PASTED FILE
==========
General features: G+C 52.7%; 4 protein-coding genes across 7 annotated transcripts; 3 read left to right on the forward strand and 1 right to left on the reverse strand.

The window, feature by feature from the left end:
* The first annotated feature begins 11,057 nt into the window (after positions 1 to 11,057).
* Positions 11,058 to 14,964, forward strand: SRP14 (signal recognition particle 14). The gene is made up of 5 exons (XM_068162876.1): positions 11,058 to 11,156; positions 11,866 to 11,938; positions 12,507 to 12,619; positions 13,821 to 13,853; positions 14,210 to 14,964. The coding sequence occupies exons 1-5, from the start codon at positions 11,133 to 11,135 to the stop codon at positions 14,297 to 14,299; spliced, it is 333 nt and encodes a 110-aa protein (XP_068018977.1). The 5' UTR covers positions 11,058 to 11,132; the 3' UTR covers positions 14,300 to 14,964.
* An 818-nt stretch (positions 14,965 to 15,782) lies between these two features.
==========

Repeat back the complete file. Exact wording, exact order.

General features: G+C 52.7%; 4 protein-coding genes across 7 annotated transcripts; 3 read left to right on the forward strand and 1 right to left on the reverse strand.

The window, feature by feature from the left end:
* The first annotated feature begins 11,057 nt into the window (after positions 1 to 11,057).
* Positions 11,058 to 14,964, forward strand: SRP14 (signal recognition particle 14). The gene is made up of 5 exons (XM_068162876.1): positions 11,058 to 11,156; positions 11,866 to 11,938; positions 12,507 to 12,619; positions 13,821 to 13,853; positions 14,210 to 14,964. The coding sequence occupies exons 1-5, from the start codon at positions 11,133 to 11,135 to the stop codon at positions 14,297 to 14,299; spliced, it is 333 nt and encodes a 110-aa protein (XP_068018977.1). The 5' UTR covers positions 11,058 to 11,132; the 3' UTR covers positions 14,300 to 14,964.
* An 818-nt stretch (positions 14,965 to 15,782) lies between these two features.